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Oral ketamine for the treatment of pain and treatment-resistant depression

  • Robert A. Schoevers (a1), Tharcila V. Chaves (a1), Sonya M. Balukova (a1), Marije aan Het Rot (a2) and Rudie Kortekaas (a3)...



Recent studies with intravenous (i.v.) application of ketamine show remarkable but short-term success in patients with MDD. Studies in patients with chronic pain have used different ketamine applications for longer time periods. This experience may be relevant for psychiatric indications.


To review the literature about the dosing regimen, duration, effects and side-effects of oral, intravenous, intranasal and subcutaneous routes of administration of ketamine for treatment-resistant depression and pain.


Searches in PubMed with the terms ‘oral ketamine’, ‘depression’, ‘chronic pain’, ‘neuropathic pain’, ‘intravenous ketamine’, ‘intranasal ketamine’ and ‘subcutaneous ketamine’ yielded 88 articles. We reviewed all papers for information about dosing regimen, number of individuals who received ketamine, number of ketamine days per study, results and side-effects, as well as study quality.


Overall, the methodological strength of studies investigating the antidepressant effects of ketamine was considered low, regardless of the route of administration. The doses for depression were in the lower range compared with studies that investigated analgesic use. Studies on pain suggested that oral ketamine may be acceptable for treatment-resistant depression in terms of tolerability and side-effects.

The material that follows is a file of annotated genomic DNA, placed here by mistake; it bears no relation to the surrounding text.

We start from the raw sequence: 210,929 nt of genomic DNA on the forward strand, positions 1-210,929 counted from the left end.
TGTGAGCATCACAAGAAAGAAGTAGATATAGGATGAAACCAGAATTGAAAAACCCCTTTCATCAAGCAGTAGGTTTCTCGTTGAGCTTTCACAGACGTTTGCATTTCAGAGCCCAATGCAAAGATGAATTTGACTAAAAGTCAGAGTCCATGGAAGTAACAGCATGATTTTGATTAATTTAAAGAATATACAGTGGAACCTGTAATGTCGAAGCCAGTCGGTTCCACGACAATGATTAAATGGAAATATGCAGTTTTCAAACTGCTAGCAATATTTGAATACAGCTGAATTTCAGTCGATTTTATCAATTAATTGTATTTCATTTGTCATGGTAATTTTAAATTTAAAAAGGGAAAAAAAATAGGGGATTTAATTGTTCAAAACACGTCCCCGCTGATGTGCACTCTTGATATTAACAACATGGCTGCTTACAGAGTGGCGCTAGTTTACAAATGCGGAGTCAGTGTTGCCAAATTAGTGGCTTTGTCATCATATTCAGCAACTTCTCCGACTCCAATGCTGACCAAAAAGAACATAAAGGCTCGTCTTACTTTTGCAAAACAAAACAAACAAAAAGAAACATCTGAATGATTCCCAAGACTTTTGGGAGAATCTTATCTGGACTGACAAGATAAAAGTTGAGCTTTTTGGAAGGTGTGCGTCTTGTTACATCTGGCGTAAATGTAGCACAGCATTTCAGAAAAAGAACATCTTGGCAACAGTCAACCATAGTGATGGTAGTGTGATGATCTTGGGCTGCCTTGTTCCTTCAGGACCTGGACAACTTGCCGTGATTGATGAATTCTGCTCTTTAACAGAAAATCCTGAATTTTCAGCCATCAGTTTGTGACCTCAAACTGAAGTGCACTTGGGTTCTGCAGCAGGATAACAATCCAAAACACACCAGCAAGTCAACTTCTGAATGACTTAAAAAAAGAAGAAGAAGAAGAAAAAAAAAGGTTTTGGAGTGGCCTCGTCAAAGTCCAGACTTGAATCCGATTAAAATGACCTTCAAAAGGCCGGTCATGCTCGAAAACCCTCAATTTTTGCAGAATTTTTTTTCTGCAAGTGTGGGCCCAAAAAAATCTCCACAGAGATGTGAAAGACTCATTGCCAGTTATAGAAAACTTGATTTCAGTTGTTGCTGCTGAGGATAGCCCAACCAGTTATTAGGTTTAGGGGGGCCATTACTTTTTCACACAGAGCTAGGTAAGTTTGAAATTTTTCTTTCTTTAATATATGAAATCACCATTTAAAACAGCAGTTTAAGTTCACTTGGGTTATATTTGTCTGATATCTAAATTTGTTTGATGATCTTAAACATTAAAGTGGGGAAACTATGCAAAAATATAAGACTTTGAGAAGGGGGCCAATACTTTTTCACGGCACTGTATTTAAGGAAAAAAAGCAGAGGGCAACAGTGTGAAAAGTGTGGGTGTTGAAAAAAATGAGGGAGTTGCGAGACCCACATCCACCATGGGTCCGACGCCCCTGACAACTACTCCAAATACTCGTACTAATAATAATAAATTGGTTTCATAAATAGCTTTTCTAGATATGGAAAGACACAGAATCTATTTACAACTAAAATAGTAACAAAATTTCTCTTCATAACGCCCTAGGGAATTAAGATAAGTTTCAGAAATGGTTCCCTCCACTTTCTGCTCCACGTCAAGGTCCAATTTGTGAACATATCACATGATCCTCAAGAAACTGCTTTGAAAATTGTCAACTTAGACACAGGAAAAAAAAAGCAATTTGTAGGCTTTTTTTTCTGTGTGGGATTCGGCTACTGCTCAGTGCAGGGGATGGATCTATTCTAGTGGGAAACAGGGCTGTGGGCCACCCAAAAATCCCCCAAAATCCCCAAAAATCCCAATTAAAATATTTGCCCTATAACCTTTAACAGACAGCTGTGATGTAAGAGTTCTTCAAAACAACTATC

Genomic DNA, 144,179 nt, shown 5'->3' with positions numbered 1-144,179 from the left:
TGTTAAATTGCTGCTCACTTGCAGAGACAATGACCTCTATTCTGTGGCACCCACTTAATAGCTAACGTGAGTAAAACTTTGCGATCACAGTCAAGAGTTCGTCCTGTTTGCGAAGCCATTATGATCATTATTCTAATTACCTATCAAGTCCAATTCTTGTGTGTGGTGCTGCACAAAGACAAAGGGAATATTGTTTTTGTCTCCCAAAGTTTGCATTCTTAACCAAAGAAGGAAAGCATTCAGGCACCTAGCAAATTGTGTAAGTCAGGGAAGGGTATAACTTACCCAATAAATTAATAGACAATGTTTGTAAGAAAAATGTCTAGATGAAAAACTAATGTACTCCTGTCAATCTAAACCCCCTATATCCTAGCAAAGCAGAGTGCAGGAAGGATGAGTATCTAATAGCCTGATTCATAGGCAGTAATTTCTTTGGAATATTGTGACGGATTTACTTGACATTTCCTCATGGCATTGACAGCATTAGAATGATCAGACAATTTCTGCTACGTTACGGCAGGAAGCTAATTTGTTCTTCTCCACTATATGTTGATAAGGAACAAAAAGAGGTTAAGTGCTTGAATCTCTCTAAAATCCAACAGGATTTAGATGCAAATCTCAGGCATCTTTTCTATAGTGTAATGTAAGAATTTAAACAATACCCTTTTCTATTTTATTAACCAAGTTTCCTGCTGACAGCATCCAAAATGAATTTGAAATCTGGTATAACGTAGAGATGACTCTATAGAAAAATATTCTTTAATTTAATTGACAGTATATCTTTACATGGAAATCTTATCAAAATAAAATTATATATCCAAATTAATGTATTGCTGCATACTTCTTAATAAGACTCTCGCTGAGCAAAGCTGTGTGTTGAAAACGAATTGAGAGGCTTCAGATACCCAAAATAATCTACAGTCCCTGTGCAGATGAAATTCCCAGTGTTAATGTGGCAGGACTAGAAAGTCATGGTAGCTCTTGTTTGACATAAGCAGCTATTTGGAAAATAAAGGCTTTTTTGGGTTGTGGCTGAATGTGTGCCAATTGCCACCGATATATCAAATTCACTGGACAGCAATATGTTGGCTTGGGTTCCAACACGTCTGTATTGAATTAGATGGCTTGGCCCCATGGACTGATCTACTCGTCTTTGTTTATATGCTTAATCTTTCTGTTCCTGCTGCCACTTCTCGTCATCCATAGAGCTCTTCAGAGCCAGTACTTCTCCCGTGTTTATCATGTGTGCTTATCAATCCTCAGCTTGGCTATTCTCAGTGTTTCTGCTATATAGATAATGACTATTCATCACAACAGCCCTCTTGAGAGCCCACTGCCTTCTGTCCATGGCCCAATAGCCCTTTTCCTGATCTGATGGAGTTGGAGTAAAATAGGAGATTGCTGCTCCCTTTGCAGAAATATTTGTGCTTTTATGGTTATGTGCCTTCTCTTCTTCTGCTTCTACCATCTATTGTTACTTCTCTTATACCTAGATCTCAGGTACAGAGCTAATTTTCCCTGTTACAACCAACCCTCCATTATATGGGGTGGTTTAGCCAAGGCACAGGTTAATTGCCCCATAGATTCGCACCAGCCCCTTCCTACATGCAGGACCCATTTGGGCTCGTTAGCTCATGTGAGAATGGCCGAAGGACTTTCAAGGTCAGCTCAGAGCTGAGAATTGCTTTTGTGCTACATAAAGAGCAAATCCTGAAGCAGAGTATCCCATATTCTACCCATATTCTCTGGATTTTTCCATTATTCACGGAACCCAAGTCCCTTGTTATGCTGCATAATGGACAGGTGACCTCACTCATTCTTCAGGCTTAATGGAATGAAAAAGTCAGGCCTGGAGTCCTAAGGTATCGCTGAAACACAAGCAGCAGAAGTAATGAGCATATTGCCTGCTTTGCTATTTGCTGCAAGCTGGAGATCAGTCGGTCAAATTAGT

Oral ketamine, given for longer time periods in the described doses, appears to be well tolerated, but few studies have systematically examined the longer-term negative consequences. The short- and longer-term depression outcomes as well as side-effects need to be studied with rigorous randomised controlled trials.

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Corresponding author

Robert A. Schoevers University Medical Center Groningen, Department of Psychiatry, Hanzeplein 1, P.O. Box 30001(CC-11), 9700 RB Groningen, The Netherlands. Email:


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See editorial, pp. 101–103, this issue.

Declaration of interest




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Table DS1 ketamine for depression studies

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Supplementary materials

Schoevers et al. supplementary materials
Table DS2 ketamine for pain studies

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Oral ketamine for the treatment of pain and treatment-resistant depression

  • Robert A. Schoevers (a1), Tharcila V. Chaves (a1), Sonya M. Balukova (a1), Marije aan Het Rot (a2) and Rudie Kortekaas (a3)...


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Oral ketamine for the treatment of pain and treatment-resistant depression

  • Robert A. Schoevers (a1), Tharcila V. Chaves (a1), Sonya M. Balukova (a1), Marije aan Het Rot (a2) and Rudie Kortekaas (a3)...
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